Last week I was fortunate to attend a teacher professional development session run by Judith Locke, clinical psychologist. Judith’s recent research (aptly titled ‘Can a parent do too much? An examination of parenting professionals of the concept of overparenting’) focused on the counterproductive effect of extreme parental protection and responsiveness. Extreme overparenting can lead to children being less resilient at times of frustration or failure, less capable of compromise and less responsive to feedback. These are all issues that have a tendency to spill from the family context into the school context.
The focus of our session with Judith was helping our students to gain self-regulation skills and resilience, with an emphasis on practical strategies that we as teachers can employ in our interactions with students to encourage them to develop such skills. A synthesis of the session led me to draw the following broad conclusions about what I can do as a teacher to help my students become more resilient:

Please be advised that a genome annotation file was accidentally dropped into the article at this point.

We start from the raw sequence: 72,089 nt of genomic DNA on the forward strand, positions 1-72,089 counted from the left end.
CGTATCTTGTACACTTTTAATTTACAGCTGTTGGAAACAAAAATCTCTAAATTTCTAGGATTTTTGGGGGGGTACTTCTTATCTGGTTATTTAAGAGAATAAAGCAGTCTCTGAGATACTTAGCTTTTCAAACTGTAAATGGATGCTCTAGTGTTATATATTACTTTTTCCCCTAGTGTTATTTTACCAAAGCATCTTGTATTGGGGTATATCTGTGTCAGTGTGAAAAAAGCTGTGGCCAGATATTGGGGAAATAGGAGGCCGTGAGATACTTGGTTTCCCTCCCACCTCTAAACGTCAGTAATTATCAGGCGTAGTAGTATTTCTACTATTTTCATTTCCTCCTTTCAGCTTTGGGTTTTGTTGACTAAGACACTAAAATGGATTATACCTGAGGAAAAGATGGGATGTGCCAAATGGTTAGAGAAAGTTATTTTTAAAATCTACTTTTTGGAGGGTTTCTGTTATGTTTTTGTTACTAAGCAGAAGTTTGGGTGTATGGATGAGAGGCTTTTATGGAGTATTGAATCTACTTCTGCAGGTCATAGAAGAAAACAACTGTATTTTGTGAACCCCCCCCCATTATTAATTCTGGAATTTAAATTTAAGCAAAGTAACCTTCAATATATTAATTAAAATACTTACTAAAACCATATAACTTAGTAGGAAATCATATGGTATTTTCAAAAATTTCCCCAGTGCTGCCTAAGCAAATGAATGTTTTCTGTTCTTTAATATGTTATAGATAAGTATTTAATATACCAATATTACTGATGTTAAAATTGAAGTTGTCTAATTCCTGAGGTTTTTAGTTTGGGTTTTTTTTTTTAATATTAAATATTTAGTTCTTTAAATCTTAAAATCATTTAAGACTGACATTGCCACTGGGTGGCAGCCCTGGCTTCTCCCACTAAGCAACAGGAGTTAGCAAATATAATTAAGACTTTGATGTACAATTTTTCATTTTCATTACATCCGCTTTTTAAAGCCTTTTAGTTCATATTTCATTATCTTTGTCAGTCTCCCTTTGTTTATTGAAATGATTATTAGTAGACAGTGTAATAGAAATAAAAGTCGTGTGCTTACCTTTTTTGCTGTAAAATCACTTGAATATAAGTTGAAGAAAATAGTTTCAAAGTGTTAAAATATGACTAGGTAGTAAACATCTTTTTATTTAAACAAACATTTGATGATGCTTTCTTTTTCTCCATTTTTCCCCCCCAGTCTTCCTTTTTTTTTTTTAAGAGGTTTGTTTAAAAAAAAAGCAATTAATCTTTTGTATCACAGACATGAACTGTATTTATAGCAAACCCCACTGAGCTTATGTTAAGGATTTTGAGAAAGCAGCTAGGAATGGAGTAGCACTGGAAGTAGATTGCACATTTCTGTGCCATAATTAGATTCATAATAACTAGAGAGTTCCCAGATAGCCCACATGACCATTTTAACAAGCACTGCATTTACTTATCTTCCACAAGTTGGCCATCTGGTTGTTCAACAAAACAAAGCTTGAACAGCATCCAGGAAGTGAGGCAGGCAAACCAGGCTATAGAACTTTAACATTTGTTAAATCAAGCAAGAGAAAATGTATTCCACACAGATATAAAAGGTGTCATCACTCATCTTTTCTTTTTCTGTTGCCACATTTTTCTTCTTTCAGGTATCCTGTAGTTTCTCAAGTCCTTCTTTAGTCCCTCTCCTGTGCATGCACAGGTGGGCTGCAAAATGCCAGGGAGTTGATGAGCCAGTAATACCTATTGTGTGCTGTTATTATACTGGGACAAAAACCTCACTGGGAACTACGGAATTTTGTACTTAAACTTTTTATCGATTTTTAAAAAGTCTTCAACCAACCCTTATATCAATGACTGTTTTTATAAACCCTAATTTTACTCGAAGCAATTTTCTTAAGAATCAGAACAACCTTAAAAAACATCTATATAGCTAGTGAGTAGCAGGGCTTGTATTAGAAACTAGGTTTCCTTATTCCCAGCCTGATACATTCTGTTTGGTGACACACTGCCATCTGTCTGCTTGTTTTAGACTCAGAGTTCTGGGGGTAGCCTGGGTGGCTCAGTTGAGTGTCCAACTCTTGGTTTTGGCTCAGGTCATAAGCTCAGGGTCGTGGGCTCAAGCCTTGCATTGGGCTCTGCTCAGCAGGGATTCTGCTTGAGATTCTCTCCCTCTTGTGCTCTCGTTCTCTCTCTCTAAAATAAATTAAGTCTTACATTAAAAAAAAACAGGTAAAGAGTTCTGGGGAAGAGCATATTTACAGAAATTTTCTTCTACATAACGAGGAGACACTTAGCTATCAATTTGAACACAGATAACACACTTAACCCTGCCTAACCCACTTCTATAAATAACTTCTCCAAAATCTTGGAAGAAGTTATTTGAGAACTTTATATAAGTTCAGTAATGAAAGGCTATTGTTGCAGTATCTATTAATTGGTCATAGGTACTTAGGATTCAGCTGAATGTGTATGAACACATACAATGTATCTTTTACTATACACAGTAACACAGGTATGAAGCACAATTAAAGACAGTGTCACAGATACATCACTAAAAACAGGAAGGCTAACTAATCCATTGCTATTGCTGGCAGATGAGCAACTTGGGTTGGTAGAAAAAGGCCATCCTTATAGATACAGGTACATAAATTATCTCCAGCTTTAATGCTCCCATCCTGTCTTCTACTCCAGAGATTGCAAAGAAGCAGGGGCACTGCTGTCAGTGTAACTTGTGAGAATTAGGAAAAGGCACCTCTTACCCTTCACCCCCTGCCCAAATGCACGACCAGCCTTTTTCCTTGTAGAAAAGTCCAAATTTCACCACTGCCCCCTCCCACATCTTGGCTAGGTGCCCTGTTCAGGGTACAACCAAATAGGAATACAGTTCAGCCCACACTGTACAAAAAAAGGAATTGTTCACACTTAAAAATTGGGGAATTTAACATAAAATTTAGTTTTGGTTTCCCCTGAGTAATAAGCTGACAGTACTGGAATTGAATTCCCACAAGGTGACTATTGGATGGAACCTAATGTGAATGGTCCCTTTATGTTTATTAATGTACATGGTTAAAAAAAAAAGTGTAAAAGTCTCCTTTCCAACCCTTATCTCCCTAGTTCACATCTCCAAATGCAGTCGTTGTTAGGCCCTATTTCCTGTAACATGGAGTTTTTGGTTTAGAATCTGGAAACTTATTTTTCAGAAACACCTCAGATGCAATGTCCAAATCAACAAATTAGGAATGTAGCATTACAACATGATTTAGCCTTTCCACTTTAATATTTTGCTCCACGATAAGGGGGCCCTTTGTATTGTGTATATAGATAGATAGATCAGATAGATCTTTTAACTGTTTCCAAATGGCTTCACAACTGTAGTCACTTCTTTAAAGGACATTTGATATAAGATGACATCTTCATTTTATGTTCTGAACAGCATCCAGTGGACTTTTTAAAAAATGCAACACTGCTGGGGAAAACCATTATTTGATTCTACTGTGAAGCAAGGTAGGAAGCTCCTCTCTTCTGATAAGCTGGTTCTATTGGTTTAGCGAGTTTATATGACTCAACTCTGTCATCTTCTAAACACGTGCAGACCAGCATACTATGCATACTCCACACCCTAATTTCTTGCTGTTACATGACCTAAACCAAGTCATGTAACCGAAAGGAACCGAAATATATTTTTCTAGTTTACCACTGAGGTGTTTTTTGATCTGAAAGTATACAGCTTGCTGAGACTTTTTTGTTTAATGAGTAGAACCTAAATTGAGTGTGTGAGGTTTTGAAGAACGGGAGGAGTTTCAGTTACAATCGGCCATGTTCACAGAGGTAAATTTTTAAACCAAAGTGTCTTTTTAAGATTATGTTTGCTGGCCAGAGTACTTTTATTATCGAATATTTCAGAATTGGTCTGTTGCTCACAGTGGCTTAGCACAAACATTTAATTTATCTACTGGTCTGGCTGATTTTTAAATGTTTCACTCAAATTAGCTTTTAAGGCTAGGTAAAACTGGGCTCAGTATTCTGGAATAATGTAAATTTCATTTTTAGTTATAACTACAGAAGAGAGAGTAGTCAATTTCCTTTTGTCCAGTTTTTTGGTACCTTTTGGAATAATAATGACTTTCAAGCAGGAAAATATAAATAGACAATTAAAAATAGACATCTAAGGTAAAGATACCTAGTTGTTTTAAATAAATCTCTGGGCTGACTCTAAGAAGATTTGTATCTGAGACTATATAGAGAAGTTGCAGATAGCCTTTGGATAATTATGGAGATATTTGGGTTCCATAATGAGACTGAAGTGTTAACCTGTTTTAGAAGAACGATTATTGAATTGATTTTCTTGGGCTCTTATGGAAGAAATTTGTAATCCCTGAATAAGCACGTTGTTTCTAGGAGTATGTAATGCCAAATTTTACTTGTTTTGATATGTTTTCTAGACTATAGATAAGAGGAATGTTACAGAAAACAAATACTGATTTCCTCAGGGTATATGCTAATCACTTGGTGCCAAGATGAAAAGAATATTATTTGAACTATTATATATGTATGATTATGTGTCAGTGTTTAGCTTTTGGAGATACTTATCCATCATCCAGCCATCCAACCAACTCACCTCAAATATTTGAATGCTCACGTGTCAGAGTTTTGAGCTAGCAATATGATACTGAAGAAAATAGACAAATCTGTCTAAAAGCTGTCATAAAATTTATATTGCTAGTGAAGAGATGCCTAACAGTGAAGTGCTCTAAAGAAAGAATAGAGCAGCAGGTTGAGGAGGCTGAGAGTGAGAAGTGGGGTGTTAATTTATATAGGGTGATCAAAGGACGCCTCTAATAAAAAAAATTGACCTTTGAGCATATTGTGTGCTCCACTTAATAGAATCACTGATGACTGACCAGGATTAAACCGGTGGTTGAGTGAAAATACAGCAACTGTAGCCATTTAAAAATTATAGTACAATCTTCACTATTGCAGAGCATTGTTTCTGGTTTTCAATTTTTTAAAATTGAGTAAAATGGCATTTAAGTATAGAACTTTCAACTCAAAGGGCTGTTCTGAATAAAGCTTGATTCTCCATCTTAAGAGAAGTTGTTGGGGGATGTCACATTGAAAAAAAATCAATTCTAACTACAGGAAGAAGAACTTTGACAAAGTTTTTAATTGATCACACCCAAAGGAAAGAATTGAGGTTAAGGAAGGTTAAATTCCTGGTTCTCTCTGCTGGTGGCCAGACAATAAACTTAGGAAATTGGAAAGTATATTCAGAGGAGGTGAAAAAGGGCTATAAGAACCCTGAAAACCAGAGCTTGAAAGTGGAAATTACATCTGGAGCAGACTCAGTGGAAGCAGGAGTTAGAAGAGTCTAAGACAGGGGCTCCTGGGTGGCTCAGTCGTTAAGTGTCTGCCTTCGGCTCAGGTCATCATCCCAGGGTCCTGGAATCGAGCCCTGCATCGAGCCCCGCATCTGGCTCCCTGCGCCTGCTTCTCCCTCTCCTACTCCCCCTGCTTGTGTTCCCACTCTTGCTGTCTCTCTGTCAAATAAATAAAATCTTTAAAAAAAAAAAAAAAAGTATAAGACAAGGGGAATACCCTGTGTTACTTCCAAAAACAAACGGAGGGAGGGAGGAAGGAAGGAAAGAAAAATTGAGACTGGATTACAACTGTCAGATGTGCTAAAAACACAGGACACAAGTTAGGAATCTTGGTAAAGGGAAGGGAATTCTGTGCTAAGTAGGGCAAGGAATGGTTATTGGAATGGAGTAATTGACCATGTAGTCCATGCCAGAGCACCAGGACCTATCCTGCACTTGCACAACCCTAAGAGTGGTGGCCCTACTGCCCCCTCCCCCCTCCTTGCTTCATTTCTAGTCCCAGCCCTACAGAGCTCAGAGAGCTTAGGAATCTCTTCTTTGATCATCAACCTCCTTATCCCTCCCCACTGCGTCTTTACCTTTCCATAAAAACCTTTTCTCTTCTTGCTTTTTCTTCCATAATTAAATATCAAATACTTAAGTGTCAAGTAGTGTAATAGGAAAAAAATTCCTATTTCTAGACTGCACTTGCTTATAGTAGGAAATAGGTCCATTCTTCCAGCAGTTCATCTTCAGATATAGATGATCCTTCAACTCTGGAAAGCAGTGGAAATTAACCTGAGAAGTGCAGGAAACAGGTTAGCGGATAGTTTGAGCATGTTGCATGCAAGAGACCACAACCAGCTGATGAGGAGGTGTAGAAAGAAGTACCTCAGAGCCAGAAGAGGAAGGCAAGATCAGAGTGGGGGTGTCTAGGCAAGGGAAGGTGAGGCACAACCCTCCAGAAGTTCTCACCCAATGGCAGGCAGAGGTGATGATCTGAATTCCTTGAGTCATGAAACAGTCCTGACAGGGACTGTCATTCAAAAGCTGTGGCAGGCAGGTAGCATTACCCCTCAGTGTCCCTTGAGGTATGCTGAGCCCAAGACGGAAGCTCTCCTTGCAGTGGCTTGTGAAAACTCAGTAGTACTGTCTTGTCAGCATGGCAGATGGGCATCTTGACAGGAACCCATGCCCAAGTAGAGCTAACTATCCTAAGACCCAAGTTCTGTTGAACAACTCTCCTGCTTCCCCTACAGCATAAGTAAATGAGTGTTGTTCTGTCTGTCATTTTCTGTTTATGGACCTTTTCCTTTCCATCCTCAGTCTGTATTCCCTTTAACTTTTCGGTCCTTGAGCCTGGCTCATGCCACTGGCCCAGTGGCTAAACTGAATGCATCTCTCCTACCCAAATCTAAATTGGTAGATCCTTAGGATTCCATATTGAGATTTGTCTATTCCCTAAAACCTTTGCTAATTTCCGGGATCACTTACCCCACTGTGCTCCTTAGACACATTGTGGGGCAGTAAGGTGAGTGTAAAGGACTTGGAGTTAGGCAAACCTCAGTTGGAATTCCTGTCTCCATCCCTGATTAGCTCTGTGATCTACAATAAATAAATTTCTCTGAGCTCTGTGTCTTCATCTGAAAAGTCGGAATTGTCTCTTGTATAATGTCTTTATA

- Don’t try to fix things. Students will become more resilient of they find their own solutions to and take responsibility.
- Diffuse the emotion of situations quickly. Show that you aren’t phased by tough situations and model how to deal with such situations objectively.
- Don’t compromise on too many of the little things. Students who are given a lot of leeway on the little things (uniform, handing things in on time, being too familiar) often have a lot of trouble accepting consequences for the larger issues. Maintaining a standard provides consistency and predictability for students.
As with most discussions about student resilience, this session provided equal measures of controversy, enthusiasm and food for thought for the participants.